The recurrence of Elizabeth Edwards' breast cancer years after treatment is a serious setback, but probably one she can live with for five to 10 years, perhaps even longer, experts said Thursday.
Still, she will have to take medications for the cancer for the rest of her life.
Such recurrences are not unusual. About a third of breast cancer patients have a disease that has metastasized, or spread from the original location, typically to bones.
If the disease has spread, "we do not feel that it is curable, but it is treatable," said Dr. Linnea Chap, a breast cancer specialist at Premier Oncology in Santa Monica, which is affiliated with St. John's Health Center.
"We have very good treatments that can allow patients to live with breast cancer for many years with a good quality of life."
For The Record
Los Angeles Times Tuesday April 03, 2007 Home Edition Main News Part A Page 2 National Desk 0 inches; 26 words Type of Material: Correction
Elizabeth Edwards: A March 23 article in Section A about Elizabeth Edwards' breast cancer misspelled the name of Premiere Oncology in Santa Monica as Premier Oncology.
Cancer metastases are so difficult to cure because surgery is no longer an option once the disease has spread beyond its original confined location, said Dr. Marisa Weiss, president of breastcancer.org and a cancer specialist at Lankenau Hospital in the Philadelphia area. Drugs also become less effective because the metastasized cells "get into hiding spots that the drugs can't get into as easily."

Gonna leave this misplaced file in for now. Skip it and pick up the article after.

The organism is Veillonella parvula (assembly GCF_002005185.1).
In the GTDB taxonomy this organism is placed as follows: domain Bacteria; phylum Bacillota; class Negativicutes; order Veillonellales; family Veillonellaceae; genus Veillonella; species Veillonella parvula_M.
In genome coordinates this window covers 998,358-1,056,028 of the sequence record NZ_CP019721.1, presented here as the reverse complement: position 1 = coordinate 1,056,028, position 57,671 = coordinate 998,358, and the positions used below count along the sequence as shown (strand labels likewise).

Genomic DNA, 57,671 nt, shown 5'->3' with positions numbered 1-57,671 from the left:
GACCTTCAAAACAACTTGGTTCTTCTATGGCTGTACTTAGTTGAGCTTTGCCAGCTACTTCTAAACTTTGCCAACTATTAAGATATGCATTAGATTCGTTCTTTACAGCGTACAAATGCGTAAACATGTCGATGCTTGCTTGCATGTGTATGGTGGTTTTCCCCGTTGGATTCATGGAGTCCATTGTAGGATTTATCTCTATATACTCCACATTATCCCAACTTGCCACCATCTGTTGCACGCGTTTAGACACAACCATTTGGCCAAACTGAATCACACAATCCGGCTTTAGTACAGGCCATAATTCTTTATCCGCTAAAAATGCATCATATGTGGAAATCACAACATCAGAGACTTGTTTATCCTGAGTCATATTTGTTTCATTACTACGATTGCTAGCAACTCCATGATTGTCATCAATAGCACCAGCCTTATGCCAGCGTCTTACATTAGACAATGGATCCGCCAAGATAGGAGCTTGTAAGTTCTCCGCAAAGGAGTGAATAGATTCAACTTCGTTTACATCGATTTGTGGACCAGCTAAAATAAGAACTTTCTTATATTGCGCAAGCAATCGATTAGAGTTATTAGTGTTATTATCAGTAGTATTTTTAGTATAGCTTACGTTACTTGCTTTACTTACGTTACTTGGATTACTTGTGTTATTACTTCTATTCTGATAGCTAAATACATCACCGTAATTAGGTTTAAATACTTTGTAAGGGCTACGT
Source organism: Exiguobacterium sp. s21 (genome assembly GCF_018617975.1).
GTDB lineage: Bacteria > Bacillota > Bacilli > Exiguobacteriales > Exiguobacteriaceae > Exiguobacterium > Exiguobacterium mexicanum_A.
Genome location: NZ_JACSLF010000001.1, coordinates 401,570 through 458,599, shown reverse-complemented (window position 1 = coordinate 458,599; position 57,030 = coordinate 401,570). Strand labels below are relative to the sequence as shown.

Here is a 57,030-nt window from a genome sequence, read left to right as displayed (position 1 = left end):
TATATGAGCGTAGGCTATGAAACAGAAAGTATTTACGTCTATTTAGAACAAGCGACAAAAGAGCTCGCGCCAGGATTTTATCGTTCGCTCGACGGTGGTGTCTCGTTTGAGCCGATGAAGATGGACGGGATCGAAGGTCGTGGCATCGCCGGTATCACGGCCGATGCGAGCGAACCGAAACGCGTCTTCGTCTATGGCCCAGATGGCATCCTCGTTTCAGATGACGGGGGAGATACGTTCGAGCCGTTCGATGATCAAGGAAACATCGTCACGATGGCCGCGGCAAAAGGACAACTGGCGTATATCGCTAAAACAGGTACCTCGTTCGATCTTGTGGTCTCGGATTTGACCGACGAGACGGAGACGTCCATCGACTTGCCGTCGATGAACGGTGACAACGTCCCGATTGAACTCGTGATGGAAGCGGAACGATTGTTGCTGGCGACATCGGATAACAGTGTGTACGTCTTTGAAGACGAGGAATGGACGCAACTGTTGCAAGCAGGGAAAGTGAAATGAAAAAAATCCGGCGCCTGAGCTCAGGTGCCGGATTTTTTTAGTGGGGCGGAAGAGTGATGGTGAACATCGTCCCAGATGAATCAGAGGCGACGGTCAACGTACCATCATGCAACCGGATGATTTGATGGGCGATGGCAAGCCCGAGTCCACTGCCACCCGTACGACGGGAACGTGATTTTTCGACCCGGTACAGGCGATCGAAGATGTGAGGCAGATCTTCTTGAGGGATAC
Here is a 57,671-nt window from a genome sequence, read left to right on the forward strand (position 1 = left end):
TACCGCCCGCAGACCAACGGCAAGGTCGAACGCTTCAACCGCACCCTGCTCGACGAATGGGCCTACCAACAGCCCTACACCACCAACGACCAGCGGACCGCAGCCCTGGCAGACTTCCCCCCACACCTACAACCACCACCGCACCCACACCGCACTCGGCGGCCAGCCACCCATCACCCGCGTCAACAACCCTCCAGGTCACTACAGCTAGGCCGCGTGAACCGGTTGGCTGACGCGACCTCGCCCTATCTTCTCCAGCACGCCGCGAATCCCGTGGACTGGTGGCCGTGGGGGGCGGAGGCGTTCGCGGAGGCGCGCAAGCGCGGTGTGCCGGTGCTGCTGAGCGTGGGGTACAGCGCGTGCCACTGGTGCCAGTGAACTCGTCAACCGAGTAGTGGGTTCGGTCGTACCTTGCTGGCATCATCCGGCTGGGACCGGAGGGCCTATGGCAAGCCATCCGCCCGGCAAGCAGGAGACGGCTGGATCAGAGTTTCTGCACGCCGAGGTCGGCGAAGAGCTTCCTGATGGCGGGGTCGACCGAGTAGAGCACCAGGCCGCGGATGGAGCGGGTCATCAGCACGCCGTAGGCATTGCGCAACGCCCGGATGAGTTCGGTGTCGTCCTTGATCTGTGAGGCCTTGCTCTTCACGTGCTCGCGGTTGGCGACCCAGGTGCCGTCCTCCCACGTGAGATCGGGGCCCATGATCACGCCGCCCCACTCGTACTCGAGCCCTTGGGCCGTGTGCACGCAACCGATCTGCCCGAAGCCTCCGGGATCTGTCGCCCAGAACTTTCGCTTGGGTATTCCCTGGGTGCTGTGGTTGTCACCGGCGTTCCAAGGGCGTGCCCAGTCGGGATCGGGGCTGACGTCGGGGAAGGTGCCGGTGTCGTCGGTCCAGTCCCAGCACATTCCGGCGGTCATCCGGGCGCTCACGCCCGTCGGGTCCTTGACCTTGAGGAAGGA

Experts cautioned that it was difficult to predict treatment and outcome for Edwards because the details of her tumor had not been made public.
The treatment is individualized, depending on the characteristics of a patient's cancer. The approach can be as minimal as a pill to block estrogen, which contributes to the growth of many breast cancers. "That is taken daily and is very well tolerated," Chap said.
If the cancer has spread more widely, her physician will probably be more aggressive, using drugs such as Xeloda -- an oral drug that blocks an enzyme needed by tumors -- or one of the taxane drugs, such as paclitaxel or docetaxel. Those drugs must be given intravenously, and have stronger side effects.
Either might be given in combination with Avastin, which blocks the growth of blood vessels supplying nutrients to the tumors.
The patient also is typically given monthly doses of one of the bisphosphonate drugs, such as Actonel or Fosamax. These drugs do not attack the tumor directly, but strengthen the bone, making it more resistant to fractures. They have also been shown to reduce bone pain in the metastases.
If the cancer has spread to organs other than the bones, as Edwards' physician has hinted, then the initial therapy would be more aggressive, using the strongest of those drugs.
"If it is just in the bones, then the outlook is more favorable than for cancer that has gone to the liver," Weiss said.